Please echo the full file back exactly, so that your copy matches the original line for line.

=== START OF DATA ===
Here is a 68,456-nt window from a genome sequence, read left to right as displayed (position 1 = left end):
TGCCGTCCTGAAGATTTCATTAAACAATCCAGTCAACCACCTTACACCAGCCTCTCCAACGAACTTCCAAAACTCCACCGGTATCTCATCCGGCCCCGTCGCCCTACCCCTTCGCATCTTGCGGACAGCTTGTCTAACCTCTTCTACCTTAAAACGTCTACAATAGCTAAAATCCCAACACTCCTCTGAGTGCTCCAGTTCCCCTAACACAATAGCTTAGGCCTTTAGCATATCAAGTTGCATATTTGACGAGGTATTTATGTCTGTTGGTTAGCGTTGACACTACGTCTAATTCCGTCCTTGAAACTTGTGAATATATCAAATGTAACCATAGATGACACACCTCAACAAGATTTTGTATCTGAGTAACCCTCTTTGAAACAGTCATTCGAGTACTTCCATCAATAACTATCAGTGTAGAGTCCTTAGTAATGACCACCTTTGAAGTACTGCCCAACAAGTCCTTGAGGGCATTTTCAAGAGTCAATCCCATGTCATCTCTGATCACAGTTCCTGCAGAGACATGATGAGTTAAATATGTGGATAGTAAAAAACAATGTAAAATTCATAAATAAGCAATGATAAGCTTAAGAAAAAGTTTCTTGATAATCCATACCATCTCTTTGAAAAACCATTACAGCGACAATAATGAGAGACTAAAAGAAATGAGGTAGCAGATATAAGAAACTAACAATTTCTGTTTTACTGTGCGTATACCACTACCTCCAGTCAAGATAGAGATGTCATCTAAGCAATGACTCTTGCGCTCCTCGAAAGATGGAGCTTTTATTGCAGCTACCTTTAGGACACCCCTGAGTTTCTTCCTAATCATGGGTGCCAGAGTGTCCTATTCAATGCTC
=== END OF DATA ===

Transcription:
Here is a 68,456-nt window from a genome sequence, read left to right as displayed (position 1 = left end):
TGCCGTCCTGAAGATTTCATTAAACAATCCAGTCAACCACCTTACACCAGCCTCTCCAACGAACTTCCAAAACTCCACCGGTATCTCATCCGGCCCCGTCGCCCTACCCCTTCGCATCTTGCGGACAGCTTGTCTAACCTCTTCTACCTTAAAACGTCTACAATAGCTAAAATCCCAACACTCCTCTGAGTGCTCCAGTTCCCCTAACACAATAGCTTAGGCCTTTAGCATATCAAGTTGCATATTTGACGAGGTATTTATGTCTGTTGGTTAGCGTTGACACTACGTCTAATTCCGTCCTTGAAACTTGTGAATATATCAAATGTAACCATAGATGACACACCTCAACAAGATTTTGTATCTGAGTAACCCTCTTTGAAACAGTCATTCGAGTACTTCCATCAATAACTATCAGTGTAGAGTCCTTAGTAATGACCACCTTTGAAGTACTGCCCAACAAGTCCTTGAGGGCATTTTCAAGAGTCAATCCCATGTCATCTCTGATCACAGTTCCTGCAGAGACATGATGAGTTAAATATGTGGATAGTAAAAAACAATGTAAAATTCATAAATAAGCAATGATAAGCTTAAGAAAAAGTTTCTTGATAATCCATACCATCTCTTTGAAAAACCATTACAGCGACAATAATGAGAGACTAAAAGAAATGAGGTAGCAGATATAAGAAACTAACAATTTCTGTTTTACTGTGCGTATACCACTACCTCCAGTCAAGATAGAGATGTCATCTAAGCAATGACTCTTGCGCTCCTCGAAAGATGGAGCTTTTATTGCAGCTACCTTTAGGACACCCCTGAGTTTCTTCCTAATCATGGGTGCCAGAGTGTCCTATTCAATGCTC